W3C home > Mailing lists > Public > w3c-rdfcore-wg@w3.org > May 2003

RE: Change in definition of RDF literals

From: <Patrick.Stickler@nokia.com>
Date: Fri, 23 May 2003 10:47:48 +0300
Message-ID: <A03E60B17132A84F9B4BB5EEDE57957B5FBBD8@trebe006.europe.nokia.com>
To: <gk@ninebynine.org>, <duerst@w3.org>, <jjc@hplb.hpl.hp.com>
Cc: <w3c-rdfcore-wg@w3.org>



> -----Original Message-----
> From: ext Graham Klyne [mailto:gk@ninebynine.org]
> Sent: 22 May, 2003 14:32
> To: Stickler Patrick (NMP/Tampere); duerst@w3.org; jjc@hplb.hpl.hp.com
> Cc: w3c-rdfcore-wg@w3.org
> Subject: RE: Change in definition of RDF literals
> 
> 
> At 13:44 22/05/03 +0300, Patrick.Stickler@nokia.com wrote:
> > > At 11:25 22/05/03 +0300, Patrick.Stickler@nokia.com wrote:
> > > >(a) there can be entailments
> > > >that hold for XML literals due to canonicalization that do not
> > > >hold for plain literals and
> > >
> > > Since our recent decision to handle canonicalization in the
> > > parser [1][2],
> > > I don't think it's correct to say that C14N has any impact on
> > > entailment
> > > relationships between RDF graphs.
> >
> >It doesn't for XML literals. But if we treat plain literals
> >as XML literals, then some entailments that do not hold for
> >plain literals will then hold, since if the plain literals
> >are not canonicalized, they are not equal, but if they are
> >canonicalized (being treated as XML) then they could be.
> 
> I don't see the problem here:  a parser would apply C14N for 
> parseType="Literal", and not for other literals.  I.e. there 
> is still a 
> *syntactic* distinction, but could all be treated the same in 
> the graph.

That was not how I understood the suggestion. If all we have
are XML literals and typed literals, then I would expect
canonicalization to apply to all XML literals regardless.

Also, my concerns were about comparisons. Even if C14N was
only applied by the parser for parseType="Literal" cases,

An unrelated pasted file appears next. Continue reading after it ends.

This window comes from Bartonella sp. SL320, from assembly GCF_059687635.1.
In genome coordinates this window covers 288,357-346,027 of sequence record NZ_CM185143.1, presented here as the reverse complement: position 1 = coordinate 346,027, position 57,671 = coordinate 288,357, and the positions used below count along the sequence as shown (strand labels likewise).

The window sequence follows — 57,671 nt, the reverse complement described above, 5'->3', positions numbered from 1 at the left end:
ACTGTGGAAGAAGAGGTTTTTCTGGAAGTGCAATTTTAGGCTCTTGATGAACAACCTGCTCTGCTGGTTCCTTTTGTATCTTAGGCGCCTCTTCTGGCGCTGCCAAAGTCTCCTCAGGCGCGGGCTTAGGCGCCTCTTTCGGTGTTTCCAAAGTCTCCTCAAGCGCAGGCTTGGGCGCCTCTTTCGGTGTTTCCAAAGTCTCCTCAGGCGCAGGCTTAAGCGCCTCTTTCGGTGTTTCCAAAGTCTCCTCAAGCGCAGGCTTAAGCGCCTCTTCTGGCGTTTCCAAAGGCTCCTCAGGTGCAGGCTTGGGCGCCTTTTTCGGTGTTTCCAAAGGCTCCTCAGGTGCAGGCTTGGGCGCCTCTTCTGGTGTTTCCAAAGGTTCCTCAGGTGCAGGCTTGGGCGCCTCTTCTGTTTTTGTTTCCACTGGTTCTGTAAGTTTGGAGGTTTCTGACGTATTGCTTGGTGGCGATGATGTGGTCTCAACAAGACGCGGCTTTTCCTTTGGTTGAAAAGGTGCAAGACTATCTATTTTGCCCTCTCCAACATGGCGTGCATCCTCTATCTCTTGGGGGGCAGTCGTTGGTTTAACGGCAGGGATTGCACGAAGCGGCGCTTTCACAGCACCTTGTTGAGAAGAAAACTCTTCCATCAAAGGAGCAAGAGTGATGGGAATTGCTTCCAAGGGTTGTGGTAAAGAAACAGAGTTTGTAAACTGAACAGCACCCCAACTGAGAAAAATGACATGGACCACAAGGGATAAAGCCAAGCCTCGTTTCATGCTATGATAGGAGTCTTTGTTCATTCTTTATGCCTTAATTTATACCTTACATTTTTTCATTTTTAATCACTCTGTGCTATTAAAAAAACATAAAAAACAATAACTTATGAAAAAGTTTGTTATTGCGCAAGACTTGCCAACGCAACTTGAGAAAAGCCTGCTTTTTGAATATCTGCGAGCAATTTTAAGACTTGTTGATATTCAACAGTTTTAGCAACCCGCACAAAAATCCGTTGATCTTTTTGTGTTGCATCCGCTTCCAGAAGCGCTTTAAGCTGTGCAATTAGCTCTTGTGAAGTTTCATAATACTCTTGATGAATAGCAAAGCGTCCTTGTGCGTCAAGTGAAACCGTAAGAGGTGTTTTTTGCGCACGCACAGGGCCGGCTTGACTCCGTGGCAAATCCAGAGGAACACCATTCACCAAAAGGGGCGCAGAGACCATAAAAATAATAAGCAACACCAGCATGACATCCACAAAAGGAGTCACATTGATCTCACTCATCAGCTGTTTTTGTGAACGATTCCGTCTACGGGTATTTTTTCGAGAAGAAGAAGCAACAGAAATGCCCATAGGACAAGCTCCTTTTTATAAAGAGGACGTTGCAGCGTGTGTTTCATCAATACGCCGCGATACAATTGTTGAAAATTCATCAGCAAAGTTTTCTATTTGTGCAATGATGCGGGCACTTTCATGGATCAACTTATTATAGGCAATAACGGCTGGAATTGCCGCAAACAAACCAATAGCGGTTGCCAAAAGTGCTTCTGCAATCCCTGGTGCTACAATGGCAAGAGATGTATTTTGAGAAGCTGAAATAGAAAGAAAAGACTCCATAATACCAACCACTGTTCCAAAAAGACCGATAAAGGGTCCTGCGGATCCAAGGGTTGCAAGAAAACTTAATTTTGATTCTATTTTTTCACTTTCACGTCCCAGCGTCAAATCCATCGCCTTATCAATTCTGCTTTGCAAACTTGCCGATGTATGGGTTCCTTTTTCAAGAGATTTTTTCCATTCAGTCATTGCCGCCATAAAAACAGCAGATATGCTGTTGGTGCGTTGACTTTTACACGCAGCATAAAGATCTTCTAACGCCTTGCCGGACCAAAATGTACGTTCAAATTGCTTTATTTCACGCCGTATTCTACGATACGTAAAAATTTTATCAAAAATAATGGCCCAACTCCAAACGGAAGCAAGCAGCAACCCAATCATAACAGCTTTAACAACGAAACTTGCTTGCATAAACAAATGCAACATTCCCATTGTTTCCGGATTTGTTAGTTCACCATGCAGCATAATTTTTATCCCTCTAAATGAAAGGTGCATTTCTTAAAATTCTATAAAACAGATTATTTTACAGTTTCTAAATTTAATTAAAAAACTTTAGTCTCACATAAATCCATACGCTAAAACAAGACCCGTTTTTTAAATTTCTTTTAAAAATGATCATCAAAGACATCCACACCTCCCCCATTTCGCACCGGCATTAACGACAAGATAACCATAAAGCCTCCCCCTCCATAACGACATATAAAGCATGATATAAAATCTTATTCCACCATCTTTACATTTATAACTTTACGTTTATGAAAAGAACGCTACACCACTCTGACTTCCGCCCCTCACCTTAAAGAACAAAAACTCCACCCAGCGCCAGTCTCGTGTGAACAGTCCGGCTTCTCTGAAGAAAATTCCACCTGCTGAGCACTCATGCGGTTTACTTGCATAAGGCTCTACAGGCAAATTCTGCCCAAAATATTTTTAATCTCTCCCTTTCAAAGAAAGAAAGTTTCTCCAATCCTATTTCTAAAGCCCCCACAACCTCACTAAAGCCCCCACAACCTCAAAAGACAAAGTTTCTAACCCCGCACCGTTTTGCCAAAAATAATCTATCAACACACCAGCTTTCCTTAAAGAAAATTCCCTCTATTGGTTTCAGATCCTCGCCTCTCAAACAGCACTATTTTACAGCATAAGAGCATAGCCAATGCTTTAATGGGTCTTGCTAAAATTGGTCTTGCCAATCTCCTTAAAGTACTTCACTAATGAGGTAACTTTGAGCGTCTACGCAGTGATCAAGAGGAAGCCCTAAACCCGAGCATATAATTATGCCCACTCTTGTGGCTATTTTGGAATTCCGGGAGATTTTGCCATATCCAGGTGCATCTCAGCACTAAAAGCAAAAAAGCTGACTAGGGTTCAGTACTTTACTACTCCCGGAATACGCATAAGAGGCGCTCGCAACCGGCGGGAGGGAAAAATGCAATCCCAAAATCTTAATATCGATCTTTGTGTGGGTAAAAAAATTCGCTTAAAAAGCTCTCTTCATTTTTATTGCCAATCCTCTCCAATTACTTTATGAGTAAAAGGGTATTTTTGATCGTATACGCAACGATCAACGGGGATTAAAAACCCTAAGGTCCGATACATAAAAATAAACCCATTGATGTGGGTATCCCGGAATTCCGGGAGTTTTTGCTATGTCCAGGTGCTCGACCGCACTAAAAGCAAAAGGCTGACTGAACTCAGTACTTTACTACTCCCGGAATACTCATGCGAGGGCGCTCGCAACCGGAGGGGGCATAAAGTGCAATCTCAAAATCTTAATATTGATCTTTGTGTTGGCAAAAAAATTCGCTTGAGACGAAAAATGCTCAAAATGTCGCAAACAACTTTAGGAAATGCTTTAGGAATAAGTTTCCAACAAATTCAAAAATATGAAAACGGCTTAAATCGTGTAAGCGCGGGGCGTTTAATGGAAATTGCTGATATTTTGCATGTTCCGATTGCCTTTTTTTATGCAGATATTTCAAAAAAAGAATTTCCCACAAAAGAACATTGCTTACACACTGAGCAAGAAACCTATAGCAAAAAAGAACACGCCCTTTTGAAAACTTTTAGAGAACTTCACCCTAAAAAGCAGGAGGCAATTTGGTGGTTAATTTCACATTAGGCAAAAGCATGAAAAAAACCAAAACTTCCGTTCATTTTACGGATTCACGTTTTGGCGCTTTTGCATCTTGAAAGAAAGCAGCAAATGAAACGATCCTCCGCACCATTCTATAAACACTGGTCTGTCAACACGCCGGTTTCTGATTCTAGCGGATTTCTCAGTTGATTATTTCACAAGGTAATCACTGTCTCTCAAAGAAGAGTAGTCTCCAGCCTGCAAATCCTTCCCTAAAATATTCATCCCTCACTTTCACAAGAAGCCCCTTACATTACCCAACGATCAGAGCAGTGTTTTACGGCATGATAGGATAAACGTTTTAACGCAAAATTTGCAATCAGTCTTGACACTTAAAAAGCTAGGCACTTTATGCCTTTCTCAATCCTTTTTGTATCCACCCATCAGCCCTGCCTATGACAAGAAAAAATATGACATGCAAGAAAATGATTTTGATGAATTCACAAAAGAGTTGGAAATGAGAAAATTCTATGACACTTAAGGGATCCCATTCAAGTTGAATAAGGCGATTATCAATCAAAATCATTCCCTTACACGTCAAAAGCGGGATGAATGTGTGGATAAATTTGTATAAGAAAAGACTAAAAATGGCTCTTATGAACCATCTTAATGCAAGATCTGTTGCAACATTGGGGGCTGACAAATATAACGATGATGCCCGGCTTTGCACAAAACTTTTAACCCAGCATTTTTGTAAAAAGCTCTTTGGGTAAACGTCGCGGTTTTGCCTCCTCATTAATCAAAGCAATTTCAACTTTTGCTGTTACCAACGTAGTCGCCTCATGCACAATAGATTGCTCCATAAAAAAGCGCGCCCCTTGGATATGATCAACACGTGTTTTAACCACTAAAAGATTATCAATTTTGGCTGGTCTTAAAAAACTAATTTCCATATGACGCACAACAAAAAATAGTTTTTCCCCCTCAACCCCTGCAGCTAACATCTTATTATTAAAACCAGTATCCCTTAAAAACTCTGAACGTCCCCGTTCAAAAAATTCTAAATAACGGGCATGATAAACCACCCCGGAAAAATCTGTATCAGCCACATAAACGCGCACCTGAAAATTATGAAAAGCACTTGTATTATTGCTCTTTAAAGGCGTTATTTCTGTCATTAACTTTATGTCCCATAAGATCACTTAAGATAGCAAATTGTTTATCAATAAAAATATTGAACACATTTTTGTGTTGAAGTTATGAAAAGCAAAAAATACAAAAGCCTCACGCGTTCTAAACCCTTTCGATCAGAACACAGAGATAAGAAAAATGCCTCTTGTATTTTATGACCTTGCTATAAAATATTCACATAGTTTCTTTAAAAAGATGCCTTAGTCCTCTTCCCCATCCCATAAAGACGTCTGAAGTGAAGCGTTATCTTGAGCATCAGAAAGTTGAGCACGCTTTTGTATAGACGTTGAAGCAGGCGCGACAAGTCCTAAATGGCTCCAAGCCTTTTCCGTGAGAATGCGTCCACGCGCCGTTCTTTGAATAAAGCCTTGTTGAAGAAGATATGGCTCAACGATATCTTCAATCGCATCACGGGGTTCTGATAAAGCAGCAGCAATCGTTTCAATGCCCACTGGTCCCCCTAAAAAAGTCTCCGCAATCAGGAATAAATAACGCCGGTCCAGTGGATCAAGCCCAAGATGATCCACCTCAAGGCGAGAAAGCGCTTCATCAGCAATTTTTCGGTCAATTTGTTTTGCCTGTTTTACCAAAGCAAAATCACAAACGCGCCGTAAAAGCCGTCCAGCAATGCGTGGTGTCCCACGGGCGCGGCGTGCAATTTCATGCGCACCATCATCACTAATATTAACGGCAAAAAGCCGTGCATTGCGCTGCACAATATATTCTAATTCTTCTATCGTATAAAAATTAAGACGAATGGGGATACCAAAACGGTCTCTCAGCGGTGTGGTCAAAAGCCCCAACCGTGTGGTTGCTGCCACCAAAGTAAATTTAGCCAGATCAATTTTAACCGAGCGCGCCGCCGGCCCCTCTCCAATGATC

equality would still be defined in terms of canonicalized
forms, and that would apply to all non-typed literals regardless 
of how they were serialized.

I.e.

   <foo>&lt;span xml:lang='en'&gt;blargh&lt;/span&gt;</foo>

should then equal and/or entail both

   <foo>&lt;span xml:lang="en"&gt;blargh&lt;/span&gt;</foo>

and

   <foo rdf:parseType="Literal">
      <span xml:lang="en">blargh</span>
   </foo>

Note the difference in single and double quotes around 'en',
which are subject to canonicalization.

If all we have are XML literals, then the above two forms
of expression canonicalize to the same value. 

Now, I myself could live with this. But it would require re-working
alot of the specs, and some very clear treatment in the Primer to
help folks understand how some of their previous simple strings
may in fact be canonicalized to something different and thus
equate with other strings that before were not considered
equal.

> >Martin had suggested that plain literals and XML literals
> >could be treated the same. I was simply pointing out that,
> >while we *could* do that, I think most users would not be
> >very happy with such a solution.
> 
> By "treated the same", I interpreted that to apply to the 
> graph, not the 
> RDF/XML syntax (see above).  So I'm still not seeing where a 
> problem would be.

See above.

Patrick
Received on Friday, 23 May 2003 03:48:01 EDT

This archive was generated by hypermail pre-2.1.9 : Wednesday, 3 September 2003 09:57:32 EDT